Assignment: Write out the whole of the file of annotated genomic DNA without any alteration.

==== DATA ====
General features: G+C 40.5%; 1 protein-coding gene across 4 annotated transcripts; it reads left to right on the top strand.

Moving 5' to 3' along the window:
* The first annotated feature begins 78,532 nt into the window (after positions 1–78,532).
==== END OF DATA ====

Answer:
General features: G+C 40.5%; 1 protein-coding gene across 4 annotated transcripts; it reads left to right on the top strand.

Moving 5' to 3' along the window:
* The first annotated feature begins 78,532 nt into the window (after positions 1–78,532).